Characteristics of ADD and ADHD
From time to time all children will be inattentive, impulsive, and overly active. In the case of AD/HD, these behaviors are the rule, not the exception. AD/HD is diagnosed according to certain characteristics described in the fourth edition of the Diagnostic and Statistical Manual of Mental Disorders (American Psychiatric Association, 1994), known as DSM-IV. A child with AD/HD is often described as having a short attention span and as being distractible. The child will have difficulty with one or all parts of the attention process: focusing, sustaining focus, and shifting focus.
According to DSM-IV (pp. 83-84), some symptoms of inattention include: failure to give close attention to details, making careless mistakes in schoolwork or other activities, having difficulty sustaining attention in tasks or play activities, often having difficulty following through on instructions; may fail to finish schoolwork, chores, or duties (not due to oppositional behavior or failure to understand instructions), often avoidant, adverting, or is reluctant to engage in tasks that require sustained mental effort (schoolwork and homework), and often easily distracted by extraneous stimuli.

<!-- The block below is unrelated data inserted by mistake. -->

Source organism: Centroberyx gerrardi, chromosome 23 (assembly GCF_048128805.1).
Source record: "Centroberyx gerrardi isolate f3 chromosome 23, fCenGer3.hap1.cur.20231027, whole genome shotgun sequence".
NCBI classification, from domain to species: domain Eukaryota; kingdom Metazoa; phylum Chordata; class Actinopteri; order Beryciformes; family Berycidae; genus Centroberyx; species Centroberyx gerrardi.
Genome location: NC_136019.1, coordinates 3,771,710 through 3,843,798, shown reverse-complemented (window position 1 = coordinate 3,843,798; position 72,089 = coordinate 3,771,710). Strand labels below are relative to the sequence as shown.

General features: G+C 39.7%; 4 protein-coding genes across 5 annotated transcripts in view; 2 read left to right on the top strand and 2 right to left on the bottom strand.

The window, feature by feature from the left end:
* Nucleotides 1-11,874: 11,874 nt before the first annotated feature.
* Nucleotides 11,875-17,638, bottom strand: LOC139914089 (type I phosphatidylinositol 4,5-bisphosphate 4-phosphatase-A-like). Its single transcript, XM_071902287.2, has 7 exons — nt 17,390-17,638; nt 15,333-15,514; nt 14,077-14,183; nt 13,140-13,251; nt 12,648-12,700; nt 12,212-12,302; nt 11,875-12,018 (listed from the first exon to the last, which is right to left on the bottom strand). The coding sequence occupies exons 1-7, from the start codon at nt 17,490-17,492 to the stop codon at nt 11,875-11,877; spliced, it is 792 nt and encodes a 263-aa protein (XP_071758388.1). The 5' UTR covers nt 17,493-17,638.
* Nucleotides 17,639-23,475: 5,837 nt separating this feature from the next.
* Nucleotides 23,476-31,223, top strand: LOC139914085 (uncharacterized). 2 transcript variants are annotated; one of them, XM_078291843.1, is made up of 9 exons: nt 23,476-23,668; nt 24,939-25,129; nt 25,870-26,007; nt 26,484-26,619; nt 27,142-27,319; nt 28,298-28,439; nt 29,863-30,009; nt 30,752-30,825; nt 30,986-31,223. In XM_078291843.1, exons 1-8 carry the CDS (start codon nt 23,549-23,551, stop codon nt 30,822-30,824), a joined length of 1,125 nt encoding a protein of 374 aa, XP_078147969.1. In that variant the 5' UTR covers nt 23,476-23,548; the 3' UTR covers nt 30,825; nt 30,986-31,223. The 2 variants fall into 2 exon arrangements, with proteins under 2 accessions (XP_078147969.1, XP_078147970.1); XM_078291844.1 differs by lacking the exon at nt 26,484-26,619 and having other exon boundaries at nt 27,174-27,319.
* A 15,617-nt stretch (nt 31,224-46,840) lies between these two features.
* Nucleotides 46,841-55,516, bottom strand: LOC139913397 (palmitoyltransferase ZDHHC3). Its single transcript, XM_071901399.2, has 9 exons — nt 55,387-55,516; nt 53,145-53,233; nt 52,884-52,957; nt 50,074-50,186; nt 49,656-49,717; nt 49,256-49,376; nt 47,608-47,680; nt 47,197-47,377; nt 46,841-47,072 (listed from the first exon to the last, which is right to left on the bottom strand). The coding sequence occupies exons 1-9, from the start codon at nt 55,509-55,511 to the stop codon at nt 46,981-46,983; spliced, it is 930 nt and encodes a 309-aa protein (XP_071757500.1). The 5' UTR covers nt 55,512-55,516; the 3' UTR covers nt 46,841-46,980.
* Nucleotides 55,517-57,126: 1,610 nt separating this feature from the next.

According to DSM-IV (p. 84), some symptoms of hyperactivity include: often fidgeting with hands or feet or squirms in seat, often leaving seat in classroom or in other situations in which remaining seated is expected, often has difficulty playing or engaging in leisure activities quietly and often talks excessively. Impulsiveness with AD/HD appears when children act before thinking.
Some symptoms of impulsivity include: often blurts out answers before questions have been completed, often has difficulty waiting turn, often interrupts or intrudes on others.